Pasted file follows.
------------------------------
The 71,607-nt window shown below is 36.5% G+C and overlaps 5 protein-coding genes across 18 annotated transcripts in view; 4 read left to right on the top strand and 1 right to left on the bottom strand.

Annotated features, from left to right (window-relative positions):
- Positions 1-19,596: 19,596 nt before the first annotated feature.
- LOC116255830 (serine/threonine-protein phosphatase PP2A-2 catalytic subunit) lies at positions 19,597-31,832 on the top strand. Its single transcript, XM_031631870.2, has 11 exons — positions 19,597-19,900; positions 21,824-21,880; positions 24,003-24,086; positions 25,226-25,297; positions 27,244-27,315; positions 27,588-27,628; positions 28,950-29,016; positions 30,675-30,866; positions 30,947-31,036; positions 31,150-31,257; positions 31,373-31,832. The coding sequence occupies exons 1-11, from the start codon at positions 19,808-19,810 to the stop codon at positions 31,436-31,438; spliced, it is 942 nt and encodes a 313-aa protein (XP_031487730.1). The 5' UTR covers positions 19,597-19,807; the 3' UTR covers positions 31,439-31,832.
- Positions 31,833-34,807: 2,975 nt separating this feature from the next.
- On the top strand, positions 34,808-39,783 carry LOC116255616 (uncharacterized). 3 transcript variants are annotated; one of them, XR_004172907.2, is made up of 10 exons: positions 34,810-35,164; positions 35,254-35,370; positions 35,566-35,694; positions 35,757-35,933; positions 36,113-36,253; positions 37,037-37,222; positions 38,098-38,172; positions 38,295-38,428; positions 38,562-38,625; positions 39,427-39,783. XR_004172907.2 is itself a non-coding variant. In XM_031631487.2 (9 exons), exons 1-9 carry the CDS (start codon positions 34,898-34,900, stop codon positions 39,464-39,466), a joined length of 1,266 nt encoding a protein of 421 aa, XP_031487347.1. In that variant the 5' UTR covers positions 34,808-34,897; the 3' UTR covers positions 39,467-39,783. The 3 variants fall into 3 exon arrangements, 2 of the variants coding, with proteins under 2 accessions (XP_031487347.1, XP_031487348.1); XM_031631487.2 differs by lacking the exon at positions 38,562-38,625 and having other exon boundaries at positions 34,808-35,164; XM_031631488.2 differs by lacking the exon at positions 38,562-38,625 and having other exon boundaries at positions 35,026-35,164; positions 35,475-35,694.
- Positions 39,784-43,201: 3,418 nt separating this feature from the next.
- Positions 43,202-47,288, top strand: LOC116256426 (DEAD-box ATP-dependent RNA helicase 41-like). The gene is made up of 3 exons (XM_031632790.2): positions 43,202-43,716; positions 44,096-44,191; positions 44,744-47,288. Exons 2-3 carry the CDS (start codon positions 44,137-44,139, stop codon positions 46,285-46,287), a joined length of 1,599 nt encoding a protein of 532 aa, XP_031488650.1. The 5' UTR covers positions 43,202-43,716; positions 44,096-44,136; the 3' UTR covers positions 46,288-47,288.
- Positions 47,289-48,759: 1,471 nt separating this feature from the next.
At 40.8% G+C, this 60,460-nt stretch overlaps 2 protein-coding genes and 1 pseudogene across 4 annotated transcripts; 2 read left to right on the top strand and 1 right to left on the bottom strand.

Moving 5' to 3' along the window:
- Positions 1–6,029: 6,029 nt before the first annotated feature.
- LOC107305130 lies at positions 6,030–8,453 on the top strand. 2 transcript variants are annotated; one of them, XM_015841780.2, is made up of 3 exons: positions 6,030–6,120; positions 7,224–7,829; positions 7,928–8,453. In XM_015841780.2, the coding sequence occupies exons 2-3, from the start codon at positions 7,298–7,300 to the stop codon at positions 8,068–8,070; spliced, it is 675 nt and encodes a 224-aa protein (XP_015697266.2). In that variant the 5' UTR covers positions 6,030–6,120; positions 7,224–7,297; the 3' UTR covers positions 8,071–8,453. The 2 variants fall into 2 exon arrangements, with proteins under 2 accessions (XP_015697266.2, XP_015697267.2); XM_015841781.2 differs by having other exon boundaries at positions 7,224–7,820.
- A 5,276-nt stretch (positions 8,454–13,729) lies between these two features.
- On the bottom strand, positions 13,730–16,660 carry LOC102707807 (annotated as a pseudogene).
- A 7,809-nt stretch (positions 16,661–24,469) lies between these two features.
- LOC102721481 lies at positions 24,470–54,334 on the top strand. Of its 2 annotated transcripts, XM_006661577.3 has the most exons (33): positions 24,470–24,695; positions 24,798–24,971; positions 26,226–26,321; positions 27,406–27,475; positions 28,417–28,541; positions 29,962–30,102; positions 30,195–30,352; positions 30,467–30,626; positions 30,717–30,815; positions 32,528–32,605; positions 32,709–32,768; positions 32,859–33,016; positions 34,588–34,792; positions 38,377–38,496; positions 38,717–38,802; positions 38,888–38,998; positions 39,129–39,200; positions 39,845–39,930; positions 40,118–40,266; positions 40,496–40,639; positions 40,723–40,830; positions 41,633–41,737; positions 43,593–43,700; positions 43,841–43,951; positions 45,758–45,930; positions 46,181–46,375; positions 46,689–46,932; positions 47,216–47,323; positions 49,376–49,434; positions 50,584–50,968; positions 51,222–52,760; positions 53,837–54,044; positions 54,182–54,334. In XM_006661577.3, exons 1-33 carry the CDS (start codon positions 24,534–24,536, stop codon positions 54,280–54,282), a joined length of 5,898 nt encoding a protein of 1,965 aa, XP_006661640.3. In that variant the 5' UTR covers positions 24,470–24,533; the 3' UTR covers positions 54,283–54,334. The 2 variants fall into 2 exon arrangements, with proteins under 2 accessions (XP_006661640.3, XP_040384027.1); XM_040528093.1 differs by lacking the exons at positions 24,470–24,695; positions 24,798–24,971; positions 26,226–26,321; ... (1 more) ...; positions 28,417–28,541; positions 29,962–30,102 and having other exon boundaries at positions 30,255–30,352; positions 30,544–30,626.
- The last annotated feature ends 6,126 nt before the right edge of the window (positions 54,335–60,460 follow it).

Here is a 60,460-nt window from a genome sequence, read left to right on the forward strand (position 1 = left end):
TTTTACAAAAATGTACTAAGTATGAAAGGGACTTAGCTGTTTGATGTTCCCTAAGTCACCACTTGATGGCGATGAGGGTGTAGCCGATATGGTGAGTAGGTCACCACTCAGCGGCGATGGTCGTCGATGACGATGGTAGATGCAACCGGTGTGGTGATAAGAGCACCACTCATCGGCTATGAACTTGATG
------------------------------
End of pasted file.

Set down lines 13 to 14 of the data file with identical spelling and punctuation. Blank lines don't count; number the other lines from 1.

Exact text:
- LOC107305130 lies at positions 6,030–8,453 on the top strand. 2 transcript variants are annotated; one of them, XM_015841780.2, is made up of 3 exons: positions 6,030–6,120; positions 7,224–7,829; positions 7,928–8,453. In XM_015841780.2, the coding sequence occupies exons 2-3, from the start codon at positions 7,298–7,300 to the stop codon at positions 8,068–8,070; spliced, it is 675 nt and encodes a 224-aa protein (XP_015697266.2). In that variant the 5' UTR covers positions 6,030–6,120; positions 7,224–7,297; the 3' UTR covers positions 8,071–8,453. The 2 variants fall into 2 exon arrangements, with proteins under 2 accessions (XP_015697266.2, XP_015697267.2); XM_015841781.2 differs by having other exon boundaries at positions 7,224–7,820.
- A 5,276-nt stretch (positions 8,454–13,729) lies between these two features.